Saturday, July 6, 2013

Cybersex During a Scam

By Soraya Grant
The following article contains adult subject matter and is intended for our readers aged 18 and older.

Cybersex, also called "sexting" can include trading explicit written descriptions of sexual acts you would like to perform with the other person via text message, chat room conversation, IM, or email, sending or accepting nude or revealing photos or videos of the other person, or stripping and engaging in intimate acts via a webcam.

Many people engage in some or all of these acts during the course of their scam, and memories of these acts are often a source of embarrassment, worry, shame, and guilt. These feelings are often difficult to cope with, because they are so difficult to talk about, or even to think about or write out in your journal. Regardless of the amount of detail you decide to reveal to others or ponder in private, there are some things to keep in mind.

You Did Not Have Cybersex or "Sext" with Anyone
In order to have any type of sex, everyone involved in the sexual act must consent to the activity. If an individual did not consent, that person didn't have sex, that person was the victim of sexual assault. Unfortunately, unless you have absolute proof that the scammer was an adult and the victim was underage, a scammer cannot be prosecuted for online sexual coercion. But if you engaged in any type of online sexual activity with the scammer, what happened to you was not the online version of sex. It was the online version of sexual assault. During the acts, you believed you were engaging in sexual activity with the character the scammer created. In reality, someone else was sitting behind that computer screen. You never consented to any form of sexual activity with that person.

Consider the offline version of the scammer's behavior:

Suppose you are at a fairly wild weekend party, at which it is known that people slip off to private areas of the building to hook up. There is someone at the party you want to have sex with. At some point in the evening, you feel a bit worn down, and decide to use one of these areas to hide out by yourself for a bit. Someone else enters the room without turning on the light and initiates sexual activity. You believe it to be the man or woman you want to have sex with and the acts occur. You wake alone the next morning and overhear an entirely different person bragging about how they tricked you last night. Would you recognize this as sexual assault and not sex? Of course. What the scammer did was the same thing, just carried out online. Just as if it were offline, being tricked or forced into sexual activity you would not truly want is never your fault.

We Cannot Guarantee any Private Materials Won't Be Shared, but the Chance is Miniscule
Once the scammer realizes you know the situation is a scam, they might threaten to post any private materials they tricked you into sending them on to pornographic web sites as revenge. As hard as this may be to hear, this is a possibility. There are numerous pornographic web sites online, and not all of them are respectful enough to require signatures or other forms of consent from anyone featured in a video, photo, or dialogue. At the same time, the possibility is very remote. It is simply not in the scammer's best interest to share your intimate materials for revenge.  By doing so, they expose themselves, and they don't need the extra attention!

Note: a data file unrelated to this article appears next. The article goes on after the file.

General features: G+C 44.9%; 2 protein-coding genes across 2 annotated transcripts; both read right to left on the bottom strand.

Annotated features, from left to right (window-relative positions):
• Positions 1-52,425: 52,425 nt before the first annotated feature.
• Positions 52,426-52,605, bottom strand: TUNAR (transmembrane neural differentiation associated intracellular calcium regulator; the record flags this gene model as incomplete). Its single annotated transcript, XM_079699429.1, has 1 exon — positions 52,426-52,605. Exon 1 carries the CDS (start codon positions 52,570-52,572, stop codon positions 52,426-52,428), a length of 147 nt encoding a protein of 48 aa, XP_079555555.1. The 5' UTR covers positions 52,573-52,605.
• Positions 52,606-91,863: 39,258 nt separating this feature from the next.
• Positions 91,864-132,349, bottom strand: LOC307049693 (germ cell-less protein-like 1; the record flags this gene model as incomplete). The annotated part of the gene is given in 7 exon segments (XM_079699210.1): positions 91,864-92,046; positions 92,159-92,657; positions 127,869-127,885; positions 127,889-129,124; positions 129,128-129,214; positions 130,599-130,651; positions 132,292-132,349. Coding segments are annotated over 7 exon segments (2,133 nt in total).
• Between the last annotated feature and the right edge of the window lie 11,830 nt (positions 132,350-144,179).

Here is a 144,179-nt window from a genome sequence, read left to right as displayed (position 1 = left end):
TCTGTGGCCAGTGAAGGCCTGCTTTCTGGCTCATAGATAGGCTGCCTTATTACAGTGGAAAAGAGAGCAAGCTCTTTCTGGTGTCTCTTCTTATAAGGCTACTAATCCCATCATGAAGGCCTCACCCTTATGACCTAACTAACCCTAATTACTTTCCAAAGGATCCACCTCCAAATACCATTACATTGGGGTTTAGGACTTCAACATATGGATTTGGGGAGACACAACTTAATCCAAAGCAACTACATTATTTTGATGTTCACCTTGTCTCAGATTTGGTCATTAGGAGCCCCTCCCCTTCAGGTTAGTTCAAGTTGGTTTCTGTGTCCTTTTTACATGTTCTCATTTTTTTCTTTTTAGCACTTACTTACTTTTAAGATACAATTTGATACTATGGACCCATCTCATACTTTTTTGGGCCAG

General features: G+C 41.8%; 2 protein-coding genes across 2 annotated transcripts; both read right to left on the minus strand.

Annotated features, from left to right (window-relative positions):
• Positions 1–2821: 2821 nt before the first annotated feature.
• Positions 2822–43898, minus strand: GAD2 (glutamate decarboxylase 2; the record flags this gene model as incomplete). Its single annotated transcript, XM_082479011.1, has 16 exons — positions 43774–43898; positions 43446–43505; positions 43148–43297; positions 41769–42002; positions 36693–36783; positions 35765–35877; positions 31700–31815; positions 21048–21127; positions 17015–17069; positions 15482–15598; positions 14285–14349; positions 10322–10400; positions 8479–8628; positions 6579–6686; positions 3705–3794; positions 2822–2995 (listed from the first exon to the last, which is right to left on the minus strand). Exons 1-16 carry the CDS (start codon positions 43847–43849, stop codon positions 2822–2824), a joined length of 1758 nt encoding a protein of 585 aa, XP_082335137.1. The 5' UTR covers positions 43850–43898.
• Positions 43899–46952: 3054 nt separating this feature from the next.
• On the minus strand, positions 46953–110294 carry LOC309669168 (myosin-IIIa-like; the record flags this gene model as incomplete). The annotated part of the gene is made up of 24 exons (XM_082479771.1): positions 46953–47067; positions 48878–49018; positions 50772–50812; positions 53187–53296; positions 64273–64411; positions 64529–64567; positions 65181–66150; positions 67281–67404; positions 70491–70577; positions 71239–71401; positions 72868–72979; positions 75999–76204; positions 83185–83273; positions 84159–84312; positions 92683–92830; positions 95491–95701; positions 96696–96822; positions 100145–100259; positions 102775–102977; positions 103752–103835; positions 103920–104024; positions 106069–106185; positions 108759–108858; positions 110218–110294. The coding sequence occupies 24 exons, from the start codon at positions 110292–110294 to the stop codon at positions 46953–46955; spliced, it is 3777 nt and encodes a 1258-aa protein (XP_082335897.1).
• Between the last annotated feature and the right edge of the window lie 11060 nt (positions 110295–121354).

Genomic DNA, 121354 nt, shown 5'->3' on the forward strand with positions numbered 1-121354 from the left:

If your scam was a Nigerian scam or an American copycat of a Nigerian scam, the scammers are in it for the money. Time spent sorting out which explicit photo or video was taken from which victim, making an account on the site, and uploading the material is time taken away from manipulating other victims who are still willing to send money.

American scammers who are out to manipulate anyone they can for revenge over perceived past injustices are also not likely to bother sharing your intimate videos, photos, or dialogue. These people get their "payout" in the thrill of knowing they are making someone fall in love with a character they created and messing with the person's head. Like the money scammer, it is in their personal interest to move right along to the next target.

Personal revenge scammers, those who target a specific person for a scam in order to torment that individual, are not likely to post items on pornographic web sites because it increases their likelihood of getting into trouble. If you just found out the guy across town has been scamming you because he's jealous of you, and intimate videos you sent to a girlfriend that turned out to be a character created by him show up online, you're going to know he did it.

Many scam victims fear their private materials will be used in future scams. Again, nobody can promise you they won't, but regardless of the type of scam, the scammers are in it for the scammers, and they are going to use the easiest path possible. With all the pornographic web sites, nude and boudoir photography sites, lingerie modeling sites, etc out there, it is very unlikely that your materials will be selected.

You Did Not Give the Scammer or Scammers a Thrill
Scammers want "cybersex" materials because it makes the situation seem real, it make you think you've become close to their created character, and it serves as an easy thing to threaten you over, even if those threats are too much trouble for them to carry out. They aren't doing it for sexual gratification, and were likely watching porn during sexual chats or copying and pasting dialogue from written porn sites. The only pleasure they got was knowing they tricked you into doing it.

We Are Here for You

Scams of the Heart members will not judge you for any activity, sexual or otherwise, that you engaged in under the manipulation and control of the scammer.

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